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Bilbies breeding (almost) like rabbits -

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Bilbies breeding (almost) like rabbits

The World Today - Friday, 13 March , 2009 12:51:00

Reporter: James Kelly

TANYA NOLAN: One species listed as vulnerable on the international Red List is the bilby.

They're already extinct in New South Wales and South Australia and they've nearly been wiped out
across the northern half of the country.

But researchers in outback Queensland say they're seeing signs that the bilby could be breeding
itself back from the brink.

James Kelly reports.

JAMES KELLY: Zoologist Peter McRae says the bilby, a small plant and animal eating marsupial,
inhabited about 70 per cent of Australia at the time of Captain Cook.

But almost 240 years later their numbers have diminished close to extinction.

PETER MCRAE: They're endangered and they're one of these small to medium-sized mammals that have
suffered dramatic range decline. In New South Wales they're extinct. The last bilby in New South
Wales was recorded there in 1912 I think it was. They're extinct in South Australia.

JAMES KELLY: Mr McRae says it's difficult to say how many live in the Northern Territory or Western
Australia but believes there's only about a thousand left in Queensland.

That's not many is it?

PETER MCRAE: No, no it's not many at all and when you think they used to occur right out from the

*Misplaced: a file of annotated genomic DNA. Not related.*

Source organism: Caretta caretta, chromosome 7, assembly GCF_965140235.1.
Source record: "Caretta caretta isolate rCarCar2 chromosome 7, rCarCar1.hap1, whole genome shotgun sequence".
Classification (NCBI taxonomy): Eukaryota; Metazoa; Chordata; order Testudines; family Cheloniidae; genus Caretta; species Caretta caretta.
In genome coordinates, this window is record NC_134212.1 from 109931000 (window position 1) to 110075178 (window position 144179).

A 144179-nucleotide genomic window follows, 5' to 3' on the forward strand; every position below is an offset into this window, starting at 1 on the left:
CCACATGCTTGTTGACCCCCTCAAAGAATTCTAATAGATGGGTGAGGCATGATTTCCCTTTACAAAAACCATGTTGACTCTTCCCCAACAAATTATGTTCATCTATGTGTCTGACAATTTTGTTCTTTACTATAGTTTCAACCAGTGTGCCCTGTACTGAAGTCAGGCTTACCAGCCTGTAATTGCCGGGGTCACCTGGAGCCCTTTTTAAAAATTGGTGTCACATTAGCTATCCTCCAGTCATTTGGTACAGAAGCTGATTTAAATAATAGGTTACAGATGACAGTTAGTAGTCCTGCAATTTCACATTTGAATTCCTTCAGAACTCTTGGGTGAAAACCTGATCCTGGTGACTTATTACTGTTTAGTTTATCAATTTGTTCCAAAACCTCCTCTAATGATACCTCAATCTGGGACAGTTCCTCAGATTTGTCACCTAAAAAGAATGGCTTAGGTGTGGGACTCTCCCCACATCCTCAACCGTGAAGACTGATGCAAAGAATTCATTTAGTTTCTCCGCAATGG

Northern Territory border through to Surat, just on the edge of the Darling Downs there, it's a
huge loss of that species from those areas.

JAMES KELLY: Four years ago Queensland's Environmental Protection Agency began a bilby breeding
trial in the Currawinya National Park south-west of Cunnamulla, on the New South Wales-Queensland
border.

Three female bilbies and an older male were put in a fenced, feral animal-proof enclosure measuring
29 square kilometres.

They haven't bred as well as rabbits but Mr McRae says the results are exciting.

PETER MCRAE: In two nights just last week I saw 42 animals and that's remarkable in terms of, you
know, the previous six to 12 months. I'd be out there for a week or two weeks at a time and I'd
only see one or two or sometimes three animals.

I guess the really exciting thing was not only just seeing lots of animals but seeing lots of
juveniles and seeing a couple of animals that were probably only out of the pouch for three or four
days or a week.

JAMES KELLY: Peter McRae says he'll keep monitoring the special bilby population but says the
future of the species shouldn't be behind anti-feral fences.

He's calling on farmers and community groups to play their part so the bilby numbers can grow and
the animals won't just be remembered as a substitute for chocolate rabbits at Easter.

PETER MCRAE: What the feral-proof enclosure shows you that if you do keep the baddies away, the
foxes and the cats and the rabbits, these animals will do fine. And I think what we've got to do is
make people start thinking about, at a society level is it, do we want to be able to have these
unique animals around us? If we do, we've got to be quite vigilant about doing something about the
introduced exotic predators that we've unfortunately brought here and allowed to establish
themselves in the wild.

TANYA NOLAN: Zoologist Peter McRae.